Voracious appetite for digital artwork shows no signs of slowing

To the uninitiated, the idea of paying millions of dollars for digital art might sound like a barely believable concept. Throw non-fungible tokens (NFTs) into the mix and the picture can be even more baffling.

But for the last couple of years, this new technology has enabled artists across the globe to distribute and monetize their work like never before. And it is already worth serious money.

Last year saw more than $40billion of sales of NFTs – a massive rise from the $250million reported in 2020. Contributing to that mind-boggling number was a sale by artist Mike Winkelmann – AKA Beeple – who sold an NFT of his work at the world-famous auction house Christie’s for $69million. Remarkably, that put him among the top three most valuable living artists, along with Jeff Koons and David Hockney.

A number of high-profile sales suggest 2022 is going to be even bigger, with popstar Justin Bieber spending more than $1.3million on an NFT from a collection called the Bored Apes Yacht Club.

So NFTs are worth serious money. But what exactly are they?

NFTs are effectively digital tokens linked to assets that can be bought, sold or traded. Much like Bitcoin, they exist on a blockchain. However, where they differ from cryptocurrencies is each NFT has its own unique valuation set by the highest bidder.

In this sense, they are well-suited to art. Just as someone pays a specific amount based on what they feel a painting is worth, so the same is happening with NFTs.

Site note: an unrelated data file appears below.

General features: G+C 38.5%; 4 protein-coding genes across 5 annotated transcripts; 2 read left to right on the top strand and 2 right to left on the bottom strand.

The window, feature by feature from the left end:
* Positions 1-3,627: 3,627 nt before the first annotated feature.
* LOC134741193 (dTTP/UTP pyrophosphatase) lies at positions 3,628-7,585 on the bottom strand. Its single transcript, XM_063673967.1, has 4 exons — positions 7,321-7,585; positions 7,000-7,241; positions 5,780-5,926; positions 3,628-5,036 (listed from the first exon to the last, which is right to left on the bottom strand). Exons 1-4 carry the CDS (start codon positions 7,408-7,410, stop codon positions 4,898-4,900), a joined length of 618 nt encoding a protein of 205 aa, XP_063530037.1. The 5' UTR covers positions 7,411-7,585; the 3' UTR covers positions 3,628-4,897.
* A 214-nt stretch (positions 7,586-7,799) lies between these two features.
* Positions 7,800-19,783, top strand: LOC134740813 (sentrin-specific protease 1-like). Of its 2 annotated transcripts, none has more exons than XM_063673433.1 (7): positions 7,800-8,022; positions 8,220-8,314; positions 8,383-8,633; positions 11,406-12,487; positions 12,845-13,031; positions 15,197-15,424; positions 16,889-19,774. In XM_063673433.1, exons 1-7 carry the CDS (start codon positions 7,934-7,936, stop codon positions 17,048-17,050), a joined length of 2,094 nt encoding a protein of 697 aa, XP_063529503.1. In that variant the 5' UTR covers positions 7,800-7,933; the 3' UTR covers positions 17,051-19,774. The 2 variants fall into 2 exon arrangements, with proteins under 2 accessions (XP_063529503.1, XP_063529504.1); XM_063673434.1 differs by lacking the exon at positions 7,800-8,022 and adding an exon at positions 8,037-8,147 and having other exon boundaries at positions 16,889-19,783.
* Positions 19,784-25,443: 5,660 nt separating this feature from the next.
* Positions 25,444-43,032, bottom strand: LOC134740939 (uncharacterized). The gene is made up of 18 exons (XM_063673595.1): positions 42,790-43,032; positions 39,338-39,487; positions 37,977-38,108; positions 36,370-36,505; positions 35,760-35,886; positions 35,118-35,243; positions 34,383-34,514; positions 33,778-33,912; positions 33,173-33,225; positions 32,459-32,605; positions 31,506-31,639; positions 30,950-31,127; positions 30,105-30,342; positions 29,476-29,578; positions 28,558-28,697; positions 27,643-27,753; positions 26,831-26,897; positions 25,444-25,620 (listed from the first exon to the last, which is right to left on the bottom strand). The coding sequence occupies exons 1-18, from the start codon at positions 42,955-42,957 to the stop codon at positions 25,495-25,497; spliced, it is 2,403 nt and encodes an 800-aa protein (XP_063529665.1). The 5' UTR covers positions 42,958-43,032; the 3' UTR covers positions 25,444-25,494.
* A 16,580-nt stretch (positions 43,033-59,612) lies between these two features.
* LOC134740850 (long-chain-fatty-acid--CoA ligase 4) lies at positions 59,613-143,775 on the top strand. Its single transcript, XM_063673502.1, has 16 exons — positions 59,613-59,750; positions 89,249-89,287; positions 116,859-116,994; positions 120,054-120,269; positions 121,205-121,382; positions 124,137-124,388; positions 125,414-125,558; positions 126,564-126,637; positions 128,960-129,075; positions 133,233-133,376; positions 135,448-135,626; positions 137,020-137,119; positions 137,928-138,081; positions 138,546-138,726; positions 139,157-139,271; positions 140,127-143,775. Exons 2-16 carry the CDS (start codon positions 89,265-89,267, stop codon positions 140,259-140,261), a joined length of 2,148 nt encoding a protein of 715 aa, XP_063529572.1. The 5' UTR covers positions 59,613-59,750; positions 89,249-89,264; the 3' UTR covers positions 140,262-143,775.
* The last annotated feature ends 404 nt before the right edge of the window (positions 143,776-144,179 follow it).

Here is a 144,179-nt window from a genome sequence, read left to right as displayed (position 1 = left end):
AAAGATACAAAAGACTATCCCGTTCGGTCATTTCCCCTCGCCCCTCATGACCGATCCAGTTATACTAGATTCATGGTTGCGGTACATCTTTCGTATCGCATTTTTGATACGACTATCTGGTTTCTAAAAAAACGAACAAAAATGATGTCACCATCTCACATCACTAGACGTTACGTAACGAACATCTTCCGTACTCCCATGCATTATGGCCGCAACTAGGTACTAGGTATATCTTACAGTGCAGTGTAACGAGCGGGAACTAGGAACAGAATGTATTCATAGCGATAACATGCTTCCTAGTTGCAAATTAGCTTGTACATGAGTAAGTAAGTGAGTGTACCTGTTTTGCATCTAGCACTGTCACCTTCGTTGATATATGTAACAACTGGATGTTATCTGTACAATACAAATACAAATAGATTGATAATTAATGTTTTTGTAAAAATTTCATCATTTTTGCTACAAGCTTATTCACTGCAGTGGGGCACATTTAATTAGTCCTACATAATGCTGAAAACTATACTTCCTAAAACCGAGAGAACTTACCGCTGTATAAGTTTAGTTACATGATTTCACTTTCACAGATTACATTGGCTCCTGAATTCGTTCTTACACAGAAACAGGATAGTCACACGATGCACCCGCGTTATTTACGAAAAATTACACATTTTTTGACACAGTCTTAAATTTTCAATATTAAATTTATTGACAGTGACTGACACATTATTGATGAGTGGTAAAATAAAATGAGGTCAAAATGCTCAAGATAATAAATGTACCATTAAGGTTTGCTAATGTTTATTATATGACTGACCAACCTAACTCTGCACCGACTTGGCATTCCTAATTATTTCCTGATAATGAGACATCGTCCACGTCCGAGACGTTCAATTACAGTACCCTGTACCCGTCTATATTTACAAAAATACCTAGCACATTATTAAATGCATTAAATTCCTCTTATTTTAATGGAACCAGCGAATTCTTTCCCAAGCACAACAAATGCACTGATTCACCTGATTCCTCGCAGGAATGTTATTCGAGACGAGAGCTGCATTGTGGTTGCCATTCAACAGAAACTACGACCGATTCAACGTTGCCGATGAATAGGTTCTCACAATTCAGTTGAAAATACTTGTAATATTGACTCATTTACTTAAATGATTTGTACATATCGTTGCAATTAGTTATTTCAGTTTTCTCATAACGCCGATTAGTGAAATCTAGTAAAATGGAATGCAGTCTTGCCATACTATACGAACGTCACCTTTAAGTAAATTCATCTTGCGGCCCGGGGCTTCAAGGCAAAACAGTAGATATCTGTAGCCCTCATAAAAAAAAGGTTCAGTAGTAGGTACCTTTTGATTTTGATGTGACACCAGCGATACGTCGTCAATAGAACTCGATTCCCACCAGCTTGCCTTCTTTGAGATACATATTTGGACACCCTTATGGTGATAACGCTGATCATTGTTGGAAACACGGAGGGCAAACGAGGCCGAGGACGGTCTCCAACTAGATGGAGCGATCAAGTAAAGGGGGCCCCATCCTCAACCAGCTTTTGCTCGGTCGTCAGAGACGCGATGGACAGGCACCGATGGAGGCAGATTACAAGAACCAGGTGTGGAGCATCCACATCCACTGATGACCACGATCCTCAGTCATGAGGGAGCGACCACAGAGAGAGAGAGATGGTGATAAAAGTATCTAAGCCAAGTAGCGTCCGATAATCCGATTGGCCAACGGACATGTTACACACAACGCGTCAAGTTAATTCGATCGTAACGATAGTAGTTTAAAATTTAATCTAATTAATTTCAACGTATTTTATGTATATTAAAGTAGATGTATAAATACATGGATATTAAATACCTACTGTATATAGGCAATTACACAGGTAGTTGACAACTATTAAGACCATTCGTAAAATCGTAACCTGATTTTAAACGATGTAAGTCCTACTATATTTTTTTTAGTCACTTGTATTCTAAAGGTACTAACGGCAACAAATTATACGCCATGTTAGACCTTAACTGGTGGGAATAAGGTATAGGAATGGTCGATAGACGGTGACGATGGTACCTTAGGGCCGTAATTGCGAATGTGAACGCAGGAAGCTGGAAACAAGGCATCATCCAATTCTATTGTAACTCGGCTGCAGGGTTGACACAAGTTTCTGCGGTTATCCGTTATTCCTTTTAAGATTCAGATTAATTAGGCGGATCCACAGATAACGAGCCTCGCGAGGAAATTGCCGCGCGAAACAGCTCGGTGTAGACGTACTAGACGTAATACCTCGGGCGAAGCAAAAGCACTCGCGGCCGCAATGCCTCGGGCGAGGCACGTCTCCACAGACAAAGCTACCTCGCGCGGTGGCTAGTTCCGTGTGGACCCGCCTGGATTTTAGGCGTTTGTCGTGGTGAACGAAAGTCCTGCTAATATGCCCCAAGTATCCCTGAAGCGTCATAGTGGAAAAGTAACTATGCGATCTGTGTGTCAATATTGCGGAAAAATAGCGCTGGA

When it comes to selling them, vendors first have to sign up to a marketplace before they ‘mint’ their tokens via the blockchain – a digitally distributed, decentralized, public ledger that exists across a network. The work is then listed, before being purchased by the highest bidder.

The quantities of money involved are dizzying, but there are critics of the movement – not least those who lament the fact that no physical artwork changes hands while vast sums of money do.

Others claim it is simply the latest bubble which is set to burst once the craze has died down and celebrities have lost interest.

That does not seem to be happening any time soon though. Just last month, Agoracles – an NFT art collection inspired by the world of Greek mythology under the artistic direction of designer Olivier Lapidus – was launched. They were purchased in just a few minutes to the tune of €330,000.

Artists are embracing the rapidly evolving scene by producing more digital work than ever. The nature of NFTs also means that almost anyone can earn money from their creations, while also collaborating and connecting digitally over their artwork. Just six months prior to his $69million sale at Christie’s, the most Winkelmannhad ever sold a print for was $100.

Perhaps unsurprisingly given their role in the deal, Christie’s has revealed that it plans to sell more NFTs in the near future. And as long as the sums of money continue to grow, the appetite for NFTs only looks set to increase.

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